Rep Stage growing mature

September 30, 1994|By Patrick Hickerson | Patrick Hickerson,Contributing Writer

The Rep Stage Company in Columbia shows signs in its sophomore year of maturing as a dramatic locus between Baltimore and Washington.

Additions by the company, which is based at Howard Community College, are cooperative works with other theaters, more shows for each performance in the Outback Series and an increase in the number of Equity actors.

Six of the eight works in the schedule will be solitary or cooperative productions by the company.

One of the exceptions is this weekend's performance by the KanKouran West African Dance Company at Smith Theatre, which will open the Mainstage Series.

Those who search for a full sensory experience will be rewarded with the Washington-based KanKouran.

Its mix of vibrant Senegalese costumes, high-impact dancing and dominant percussion is a virtual aerobic exercise for the family to experience.

"You can't catch your breath, because they are going so fast and furious," said Kasi Campbell, company manager for the Rep Stage Company and general manager of the performing arts division at HCC.

After the stage cools from this weekend's performance, the Mainstage Series will follow with "Six Degrees of Separation" and "M. Butterfly," and conclude with "Dancing at Lughnasa" in May.

The company, which was named a member of the League of Washington Theatres this year, will produce together with the Olney Theatre "M. Butterfly," one of the two cooperatives planned for later this season.

The other is with the Baltimore-based Everyman Theatre for Sam Shepard's "Buried Child."

In both cases, performances will take place at Howard Community College, with subsequent shows at the house of each partner. Creative and technological elements will be shared.

"It allows us to do challenging pieces, challenging literature. We would not be able to do it on our own," said Valerie Costantini, producing director of Rep Stage Company and chair of HCC's Performing Arts Division.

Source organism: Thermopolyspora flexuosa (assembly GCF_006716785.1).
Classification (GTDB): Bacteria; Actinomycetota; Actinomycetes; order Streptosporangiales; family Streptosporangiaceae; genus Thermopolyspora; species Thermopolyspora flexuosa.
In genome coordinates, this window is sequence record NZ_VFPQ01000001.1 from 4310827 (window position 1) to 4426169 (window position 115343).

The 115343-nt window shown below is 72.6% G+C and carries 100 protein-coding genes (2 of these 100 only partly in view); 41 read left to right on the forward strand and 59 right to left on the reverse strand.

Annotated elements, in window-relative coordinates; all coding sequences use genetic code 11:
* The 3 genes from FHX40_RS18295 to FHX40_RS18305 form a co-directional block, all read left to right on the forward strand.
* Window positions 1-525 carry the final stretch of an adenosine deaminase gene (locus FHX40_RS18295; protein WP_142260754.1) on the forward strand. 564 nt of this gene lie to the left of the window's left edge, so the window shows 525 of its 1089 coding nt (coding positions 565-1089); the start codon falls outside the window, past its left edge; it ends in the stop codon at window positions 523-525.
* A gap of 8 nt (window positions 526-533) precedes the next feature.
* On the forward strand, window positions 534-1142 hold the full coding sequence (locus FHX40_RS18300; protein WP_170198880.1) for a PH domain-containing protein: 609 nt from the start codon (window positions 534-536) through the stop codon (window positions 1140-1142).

To meet the demand for tickets, each of the remaining performances at the 150-seat Outback Theatre will run for three weekends with a Sunday matinee.

For the past two seasons, the Outback box office has turned away patrons from sold-out performances. The progression in adding shows has grown from four performances when the Outback opened three seasons ago to nine this year.

Mrs. Costantini hopes that some season the company will have 16 performances of each show in both the Outback Theatre and Smith Theatre.

The Outback Theatre had been reserved for controversial works such as "Burn This" and "Aunt Dan and Lemon," which may not be suitable for the 400-seat Smith Theatre.

"We haven't followed that this year," said Ms. Campbell. "Some shows are large and some are not. Those that require intimacy we put in the Outback. Those that have more of a spectacle we put in the Mainstage.

She said this season's spectacle would be "M. Butterfly," which has sold the most tickets despite being flagged by the company in its schedule as containing "mature language and situations."

The Outback Series started this month with "Sweet Swing Thing," to be followed by "Buried Child" next month, then "The Road to Mecca," directed by Ms. Campbell. The concluding production will be "The Kathy & Mo Show: Parallel Lives," directed by Mrs. Costantini.

Ms. Campbell said that as a company matures it searches for "strong, adult material that is entertaining but challenging."

"We're looking at a nice variety. I wouldn't say it's a heavy season," Mrs. Costantini said. "It has a lot of variety -- three strict comedies and comic elements in other works."

Mrs. Costantini said there is also a thread of multicultural themes this season, with works that are based in locales such as South Africa, Ireland and Asia.

Like all things that mature, the Rep Stage Company has had to assume more responsibilities as an Equity theater. It has agreed to add three increase Equity actors over the season. Last season, there were two and a stage manager in each show.

The company regularly files box office receipts with the New York City-based union so that it can determine the troupe's status.

"They don't want to put a financial burden on us that we can't handle," Ms. Campbell said.

KanKouran West African Dance Company will perform 8 p.m. today and tomorrow at Smith Theatre on the campus of Howard Community College. Tickets are $15 and $12, with a $2 discount for students, seniors and groups of six or more. More tickets remain for tonight's performance than for tomorrow's. Information: 964-4900.

REP STAGE COMPANY'S 1994-1995 PERFORMANCES

Mainstage Series at Smith Theatre

* KanKouran West African Dance Company, today and tomorrow.

* "Six Degrees of Separation," Nov. 11, 12, 13, 18, 19 and 20.

* "M.Butterfly," March 3, 4, 5, 10, 11 and 12.

* "Dancing at Lughnasa," May 6, 7, 12, 13 and 14.

The Outback Series at the Outback Theatre

* "Buried Child," Oct. 14, 15, 16, 21, 22, 23, 28, 29 and 30.

* "The Road to Mecca," Jan. 27, 28 and 29. Feb. 3, 4, 5, 10, 11 and 12.

* "The Kathy & Mo Show: Parallel Lives," March 31, April 1, 2, 7, 8, 9, 14, 15 and 16.

Friday and Saturday shows start at 8 p.m. Sunday matinees start 3 p.m.

Information: 964-4900.

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